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Affordable Care Act

Study: Health Plan Buyers Will Save Money If They Shop

Nov 18, 2015

You better shop around.

For holiday gifts?

No, for a 2016 health insurance plan on the federal marketplace, healthcare.gov.

For much of this year, Sara Goodrich of Lakeland has gone without health insurance -- despite trying over and over again to complete enrollment on HealthCare.gov.

“For the last six months, all of the agents have been telling me something else is the issue. Resubmit here, there's an address error, it's your birthday, for some reason, that would affect my application, and I just said, I am trying to follow the rules here, and you guys aren't helping,’” she said. 

  

Open enrollment on HealthCare.gov started Sunday, and federal health officials expect the third year of open enrollment to be more challenging than in previous years.

Ten million people still don't have health insurance two years after the Affordable Care Act went into effect.

Some never bought a policy. But 20 percent went to the trouble of signing up on HealthCare.gov, or one of the state insurance exchanges, and even made payments. Then, those 2 million people let their insurance lapse.

NPR asked visitors to our Facebook page to tell us why.

It's open enrollment time for many people who have health insurance through their job, and Florida’s state employees are among those who are thinking about making changes to their plans.

Two weeks before the federal Health Insurance Marketplace opens for enrollment, a major national company is withdrawing its Florida plans from the exchange. 

Bush Outlines Healthcare Plan, But Who's Not Covered?

Oct 14, 2015

Republican presidential candidate Jeb Bush said he would scrap the national health insurance law known as Obamacare.

Bush outlined his plan to replace it during a speech in New Hampshire Tuesday.

Bush wants a system that protects people from worst-case scenarios rather than comprehensive coverage that includes services they may not want. He said insurance shouldn’t cover everything.

Florida still has nearly 2.8 million residents who lack health insurance, according to a new report, and 80 percent of them are uninsured for reasons that have nothing to do with Medicaid politics.

Republican presidential candidate Jeb Bush is proposing to repeal and replace President Barack Obama's health care law with one that would increase tax credits for individuals, allowing them to buy coverage protection against "high-cost medical events."

US Boosts Privacy Protection On Health Insurance Website

Oct 12, 2015

Responding to criticism from civil liberties advocates, the Obama administration said Friday it has strengthened consumer privacy protections on the government's health insurance website as a new sign-up season nears.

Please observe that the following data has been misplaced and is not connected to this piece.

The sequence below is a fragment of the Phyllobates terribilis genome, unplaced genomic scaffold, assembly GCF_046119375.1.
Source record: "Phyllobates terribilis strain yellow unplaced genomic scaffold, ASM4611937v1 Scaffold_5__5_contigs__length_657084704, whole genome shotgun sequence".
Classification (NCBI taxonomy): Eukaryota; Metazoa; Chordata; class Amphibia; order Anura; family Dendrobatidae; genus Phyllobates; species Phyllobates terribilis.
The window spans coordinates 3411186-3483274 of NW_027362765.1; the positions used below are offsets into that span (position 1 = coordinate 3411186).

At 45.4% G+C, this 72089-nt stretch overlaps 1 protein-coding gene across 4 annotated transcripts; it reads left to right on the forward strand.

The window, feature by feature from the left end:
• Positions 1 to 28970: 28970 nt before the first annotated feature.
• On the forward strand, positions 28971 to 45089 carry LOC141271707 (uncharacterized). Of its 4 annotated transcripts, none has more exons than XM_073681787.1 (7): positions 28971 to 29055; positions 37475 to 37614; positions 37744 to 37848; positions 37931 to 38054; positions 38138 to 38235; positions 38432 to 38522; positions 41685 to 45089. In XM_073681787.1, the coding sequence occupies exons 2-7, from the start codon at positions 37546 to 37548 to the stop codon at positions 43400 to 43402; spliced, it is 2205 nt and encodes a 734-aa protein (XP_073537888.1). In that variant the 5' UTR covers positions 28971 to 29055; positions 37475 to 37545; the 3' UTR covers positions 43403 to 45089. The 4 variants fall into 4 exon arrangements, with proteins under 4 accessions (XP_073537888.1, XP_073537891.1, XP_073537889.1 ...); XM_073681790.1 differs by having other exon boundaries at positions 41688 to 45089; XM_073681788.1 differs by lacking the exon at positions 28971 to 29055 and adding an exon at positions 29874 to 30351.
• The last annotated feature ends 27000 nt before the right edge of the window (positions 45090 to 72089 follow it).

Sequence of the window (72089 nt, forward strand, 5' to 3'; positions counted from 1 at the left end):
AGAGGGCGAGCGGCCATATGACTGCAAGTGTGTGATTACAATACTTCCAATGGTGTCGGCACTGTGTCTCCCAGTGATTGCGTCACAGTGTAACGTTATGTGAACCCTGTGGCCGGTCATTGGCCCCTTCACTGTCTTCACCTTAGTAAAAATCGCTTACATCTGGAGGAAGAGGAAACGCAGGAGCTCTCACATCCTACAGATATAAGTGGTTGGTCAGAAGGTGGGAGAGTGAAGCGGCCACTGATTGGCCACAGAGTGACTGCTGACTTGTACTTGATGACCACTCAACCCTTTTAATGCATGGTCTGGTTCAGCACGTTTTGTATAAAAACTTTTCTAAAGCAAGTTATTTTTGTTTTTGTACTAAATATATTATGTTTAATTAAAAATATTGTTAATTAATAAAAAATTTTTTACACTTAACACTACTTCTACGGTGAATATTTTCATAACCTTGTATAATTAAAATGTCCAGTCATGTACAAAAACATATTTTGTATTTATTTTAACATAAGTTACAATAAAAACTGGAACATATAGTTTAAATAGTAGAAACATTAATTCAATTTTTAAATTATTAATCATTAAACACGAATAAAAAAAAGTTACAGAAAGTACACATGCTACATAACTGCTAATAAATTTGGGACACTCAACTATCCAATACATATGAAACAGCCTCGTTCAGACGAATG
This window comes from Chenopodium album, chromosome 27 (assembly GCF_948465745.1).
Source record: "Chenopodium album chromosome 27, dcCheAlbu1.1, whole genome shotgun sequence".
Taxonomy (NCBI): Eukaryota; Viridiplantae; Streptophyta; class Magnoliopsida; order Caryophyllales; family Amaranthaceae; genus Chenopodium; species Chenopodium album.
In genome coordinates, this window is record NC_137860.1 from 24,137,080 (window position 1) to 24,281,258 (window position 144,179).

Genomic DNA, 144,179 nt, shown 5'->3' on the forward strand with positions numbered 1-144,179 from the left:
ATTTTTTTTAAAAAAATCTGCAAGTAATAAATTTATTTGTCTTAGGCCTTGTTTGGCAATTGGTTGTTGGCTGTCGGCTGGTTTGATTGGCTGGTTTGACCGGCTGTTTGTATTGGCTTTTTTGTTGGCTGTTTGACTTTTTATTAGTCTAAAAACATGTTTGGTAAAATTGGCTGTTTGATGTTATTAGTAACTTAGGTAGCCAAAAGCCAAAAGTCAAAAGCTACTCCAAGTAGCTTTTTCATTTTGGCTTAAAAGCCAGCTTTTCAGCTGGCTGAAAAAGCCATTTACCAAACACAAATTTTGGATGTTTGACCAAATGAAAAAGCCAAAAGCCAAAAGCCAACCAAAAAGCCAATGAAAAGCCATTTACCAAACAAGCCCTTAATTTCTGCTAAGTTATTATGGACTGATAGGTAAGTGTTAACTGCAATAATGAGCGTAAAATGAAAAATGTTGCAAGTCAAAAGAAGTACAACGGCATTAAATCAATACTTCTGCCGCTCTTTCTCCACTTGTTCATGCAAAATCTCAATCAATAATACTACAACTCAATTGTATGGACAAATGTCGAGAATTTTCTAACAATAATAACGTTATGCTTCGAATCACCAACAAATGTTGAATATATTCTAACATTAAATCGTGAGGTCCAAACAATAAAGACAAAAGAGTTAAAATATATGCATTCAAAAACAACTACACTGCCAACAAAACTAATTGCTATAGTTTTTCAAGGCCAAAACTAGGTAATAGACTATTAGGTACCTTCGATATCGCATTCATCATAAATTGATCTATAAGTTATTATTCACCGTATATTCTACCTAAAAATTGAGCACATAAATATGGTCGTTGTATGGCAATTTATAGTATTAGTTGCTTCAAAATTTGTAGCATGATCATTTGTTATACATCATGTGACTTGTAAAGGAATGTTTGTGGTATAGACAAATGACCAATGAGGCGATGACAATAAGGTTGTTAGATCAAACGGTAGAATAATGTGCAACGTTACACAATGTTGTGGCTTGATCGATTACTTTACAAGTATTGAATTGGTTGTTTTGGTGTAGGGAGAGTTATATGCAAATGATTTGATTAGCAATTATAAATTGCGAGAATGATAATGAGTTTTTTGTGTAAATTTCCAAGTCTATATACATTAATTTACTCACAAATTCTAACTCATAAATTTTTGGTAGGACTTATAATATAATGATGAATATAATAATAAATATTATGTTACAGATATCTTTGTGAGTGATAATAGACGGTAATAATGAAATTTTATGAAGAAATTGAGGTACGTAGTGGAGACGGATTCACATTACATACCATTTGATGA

President Barack Obama has signed legislation aimed at preventing premium increases that some smaller businesses were expecting next year under his signature health care law.

Consumers shopping on the government's health insurance website should find it easier this year to get basic questions answered about their doctors, medications and costs, according to an internal government document.

Insurers Find Out-Of-Network Bills As Much As 1,400 Percent Higher

Oct 5, 2015

It’s common knowledge that consumers have to pay more money if they choose doctors or hospitals outside of their insurance plan’s network. But a new analysis prepared by the insurance industry seeks to show just how much more in each of the 50 states.

The rate of Floridians without health insurance dropped to 16.6 percent last year.

Florida Blue is introducing hybrid plans into Florida’s Affordable Care Act marketplace. They  could give consumers both more and fewer choices in providers.

The monthly premiums for many of the plans sold on the federal health insurance marketplace will be increasing for Floridians in 2016, according to the Florida Office of Insurance Regulation. 

Gov. Rick Scott is blaming rising Medicaid costs on President Barack Obama's health law, even though the state's top economist said the two were not related.

State economists estimated Tuesday that the safety net health care program will rise in 2016-17 to a total of $24.8 billion, a cost that would require Florida legislators to come up with $579 million in state money alone to fill the gap.

About 1.8 million households that got financial help for health insurance under President Barack Obama's law now have issues with their tax returns that could jeopardize their subsidies next year. Administration officials say those taxpayers will have to act quickly.